Passing on

Wednesday, October 12, 2011 3:55 PM Posted by Hikari Studio

The album can be viewed by clicking the above image. I decided to link it to a set outside of my blog as it has a much nicer presentation than a plain series of images within this blog.

I was driving back from the states when I got a phone call from my family saying my grandfather had passed away. My mother had asked her if I would accompany her to Poland for the funeral as my father could not go because of work constraints. I ended up getting back home with enough time to pack, squeeze in a few hours of sleep and head out to catch the flight the very next morning knowing full well that the responsibility to not only attend the funeral but photograph it for the family members that could not attend.

A few months prior to this my cousin had sent me an invitation to his wedding which was supposed to happen at the end of October, also in Poland. I began to dream about returning to a country which I had not seen in around 14 years with a familiarization of the culture and people but this time with a camera in my hand. The idea of being able to document life on the other side of the world but with a personal take and almost slight exclusiveness to it all really began to appeal to me.I got the feeling such a trip would change some perspectives I held on what I enjoy about photography and how I use it beyond my own personal projects and work. I've seen such travels affect friends for the better.

Needless to say the sudden death in the family and the new responsibility that came with the trip began to feel very daunting but a welcome challenge nonetheless.

I had of course never photographed a funeral before. In the past the idea of it seemed very strange to me. The perspective changed when I came across photographers who had done it in the past and their views on why they were in those cases hired to do so. It had often been to not only document a day that some people were not able to attend but to forever capture a series of memories or emotions, regardless of the fact that they tend to be of sadness on such occasions. To some it is one of the last memories they may have with that individual.

Having understood that certainly helped however trying to photograph the event proved to be a bit more difficult. It's a fine line to walk to be both subtle in one's actions as a photographer but still try to capture the mood, the atmosphere and the emotion in the process. It's also a bit of a toss up whether to document the day or try to delve deeper and tell a story. Often times I found I was very much the center of attention, even while still trying to be overly subtle and respectful of those attending the funeral. I also seemed to have earned myself a few distasteful looks, not so much for getting in anyone's way but more so based on the fact that I was taking pictures during a funeral. It is a very unusual experience to say the least.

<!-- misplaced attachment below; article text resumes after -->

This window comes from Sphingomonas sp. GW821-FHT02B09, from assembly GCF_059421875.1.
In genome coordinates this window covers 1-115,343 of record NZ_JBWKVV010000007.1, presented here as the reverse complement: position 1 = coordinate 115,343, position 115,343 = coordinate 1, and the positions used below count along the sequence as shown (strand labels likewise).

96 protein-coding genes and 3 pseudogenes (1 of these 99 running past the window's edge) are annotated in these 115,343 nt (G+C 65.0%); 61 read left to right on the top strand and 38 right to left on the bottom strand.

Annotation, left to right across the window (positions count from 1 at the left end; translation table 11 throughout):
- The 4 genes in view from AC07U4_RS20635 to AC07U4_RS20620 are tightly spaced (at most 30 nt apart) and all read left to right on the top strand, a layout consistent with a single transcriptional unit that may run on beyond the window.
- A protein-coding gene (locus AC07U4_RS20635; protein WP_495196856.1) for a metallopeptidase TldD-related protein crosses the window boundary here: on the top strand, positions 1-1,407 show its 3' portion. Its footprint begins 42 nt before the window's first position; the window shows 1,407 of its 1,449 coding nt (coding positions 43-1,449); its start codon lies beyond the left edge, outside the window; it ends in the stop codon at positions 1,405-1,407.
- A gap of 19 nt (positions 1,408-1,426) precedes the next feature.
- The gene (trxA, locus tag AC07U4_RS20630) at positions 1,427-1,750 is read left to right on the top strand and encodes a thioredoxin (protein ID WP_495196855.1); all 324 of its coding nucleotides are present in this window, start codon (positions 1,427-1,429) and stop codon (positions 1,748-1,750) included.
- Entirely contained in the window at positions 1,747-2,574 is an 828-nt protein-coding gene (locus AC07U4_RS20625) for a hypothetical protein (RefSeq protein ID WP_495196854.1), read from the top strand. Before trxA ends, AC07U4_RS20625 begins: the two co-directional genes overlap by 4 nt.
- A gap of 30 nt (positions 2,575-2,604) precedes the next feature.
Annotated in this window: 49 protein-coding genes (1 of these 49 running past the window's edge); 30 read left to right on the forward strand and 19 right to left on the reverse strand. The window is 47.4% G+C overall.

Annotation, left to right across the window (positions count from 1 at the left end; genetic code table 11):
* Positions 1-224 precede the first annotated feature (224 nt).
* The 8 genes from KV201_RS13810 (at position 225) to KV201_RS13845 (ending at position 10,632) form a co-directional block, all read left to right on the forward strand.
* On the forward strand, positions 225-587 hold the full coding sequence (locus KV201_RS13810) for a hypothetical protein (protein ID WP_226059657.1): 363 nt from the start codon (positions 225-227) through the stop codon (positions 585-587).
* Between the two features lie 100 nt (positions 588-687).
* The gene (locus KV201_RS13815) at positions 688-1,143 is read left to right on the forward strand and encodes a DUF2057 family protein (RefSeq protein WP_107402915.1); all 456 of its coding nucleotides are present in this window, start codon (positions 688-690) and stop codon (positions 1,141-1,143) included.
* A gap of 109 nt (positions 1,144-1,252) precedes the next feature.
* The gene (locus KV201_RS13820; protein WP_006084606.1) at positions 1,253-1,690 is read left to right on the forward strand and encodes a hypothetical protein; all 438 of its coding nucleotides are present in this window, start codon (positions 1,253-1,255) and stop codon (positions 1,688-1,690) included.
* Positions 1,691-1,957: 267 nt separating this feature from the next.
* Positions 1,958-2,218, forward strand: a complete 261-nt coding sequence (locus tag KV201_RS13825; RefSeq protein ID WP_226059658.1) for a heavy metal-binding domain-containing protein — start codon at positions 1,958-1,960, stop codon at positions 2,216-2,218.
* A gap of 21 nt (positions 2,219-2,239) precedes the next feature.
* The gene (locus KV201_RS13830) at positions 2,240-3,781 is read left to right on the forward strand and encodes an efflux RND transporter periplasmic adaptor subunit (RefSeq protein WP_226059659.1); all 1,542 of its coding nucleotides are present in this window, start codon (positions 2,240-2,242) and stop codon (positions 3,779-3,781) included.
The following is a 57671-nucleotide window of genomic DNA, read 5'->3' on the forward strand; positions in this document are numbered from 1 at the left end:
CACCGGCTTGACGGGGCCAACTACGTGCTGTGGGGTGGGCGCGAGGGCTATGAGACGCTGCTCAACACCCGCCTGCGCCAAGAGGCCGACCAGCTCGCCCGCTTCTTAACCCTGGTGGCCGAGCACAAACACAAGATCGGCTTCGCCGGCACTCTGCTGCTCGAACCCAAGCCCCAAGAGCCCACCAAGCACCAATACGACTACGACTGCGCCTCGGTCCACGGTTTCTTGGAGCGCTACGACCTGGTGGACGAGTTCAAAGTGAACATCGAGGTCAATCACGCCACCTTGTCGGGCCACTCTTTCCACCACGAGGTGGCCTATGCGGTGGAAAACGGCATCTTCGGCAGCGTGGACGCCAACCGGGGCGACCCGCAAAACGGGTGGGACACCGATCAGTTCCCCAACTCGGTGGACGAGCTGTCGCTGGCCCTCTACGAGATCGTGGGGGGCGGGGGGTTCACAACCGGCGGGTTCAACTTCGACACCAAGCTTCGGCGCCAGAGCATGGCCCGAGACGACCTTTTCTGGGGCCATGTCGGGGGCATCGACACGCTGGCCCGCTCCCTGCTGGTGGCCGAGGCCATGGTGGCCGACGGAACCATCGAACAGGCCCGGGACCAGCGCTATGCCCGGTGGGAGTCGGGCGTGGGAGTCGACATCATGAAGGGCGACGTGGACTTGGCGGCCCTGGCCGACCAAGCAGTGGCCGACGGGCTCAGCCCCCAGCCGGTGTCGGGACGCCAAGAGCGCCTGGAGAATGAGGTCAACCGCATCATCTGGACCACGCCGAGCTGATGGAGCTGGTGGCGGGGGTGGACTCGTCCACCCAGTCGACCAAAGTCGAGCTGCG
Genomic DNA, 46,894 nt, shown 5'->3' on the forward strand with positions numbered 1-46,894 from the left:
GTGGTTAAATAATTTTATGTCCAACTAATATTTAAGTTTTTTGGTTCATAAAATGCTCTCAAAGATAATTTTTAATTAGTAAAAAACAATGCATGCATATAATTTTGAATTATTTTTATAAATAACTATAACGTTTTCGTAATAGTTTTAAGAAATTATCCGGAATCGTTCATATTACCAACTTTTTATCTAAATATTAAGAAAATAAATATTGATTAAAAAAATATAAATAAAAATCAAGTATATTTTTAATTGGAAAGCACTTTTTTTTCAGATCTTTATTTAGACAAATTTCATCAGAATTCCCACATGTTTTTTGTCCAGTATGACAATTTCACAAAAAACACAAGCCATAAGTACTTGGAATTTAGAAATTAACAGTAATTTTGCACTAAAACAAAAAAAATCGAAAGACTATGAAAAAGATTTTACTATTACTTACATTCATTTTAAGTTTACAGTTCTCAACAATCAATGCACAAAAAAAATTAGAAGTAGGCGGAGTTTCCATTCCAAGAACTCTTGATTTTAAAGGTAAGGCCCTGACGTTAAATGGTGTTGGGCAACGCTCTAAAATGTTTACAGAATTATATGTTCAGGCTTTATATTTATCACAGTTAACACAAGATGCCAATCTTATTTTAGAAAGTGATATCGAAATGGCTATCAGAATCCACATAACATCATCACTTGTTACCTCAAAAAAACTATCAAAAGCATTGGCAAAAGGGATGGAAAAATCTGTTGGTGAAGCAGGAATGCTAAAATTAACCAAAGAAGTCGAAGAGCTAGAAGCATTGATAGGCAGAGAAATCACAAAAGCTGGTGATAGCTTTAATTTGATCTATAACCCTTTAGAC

On the technical side of things I ended up photographing most of it on a 35mm focal length. There are a few reasons for this. I did not want to capture just "portraits" of individuals within that setting. I wanted to be able to tell a story and a mood and that meant using a wider angle lens. Beyond that more often than not I was working in pretty cramped conditions, with less than ideal lighting, hence the fast lens. I would not dare use a flash in any of those situations as it would have just drawn attention and interfered with the actual event.

That being said, photographing people at 35mm is a little daunting at times. You want to fill the frame with your subject(s) and in the case of that particular focal length that means being in the action and getting in close. This isn't so much an issue when you're covering a wedding since they tend to have a lot more of a welcoming and positive atmosphere. A funeral on the other hand definitely created some hesitations within me not to step on peoples toes while still trying to get the shots I was looking for. It's a comfort level that takes some time to get to. It very much reminded me of trying to do street photography with a 35mm lens while still filling the frame. You have nothing to hide behind and you will get the attention of those in front of your camera.

In the end the whole event changed a lot of how I look at certain projects now. It has inspired me to pick up my camera and explore other unique perspectives I may have. I will be doing some travelling as soon as November to a much different place and I very much aim to weave a story from my trip.

0 Response to "Passing on"

Post a Comment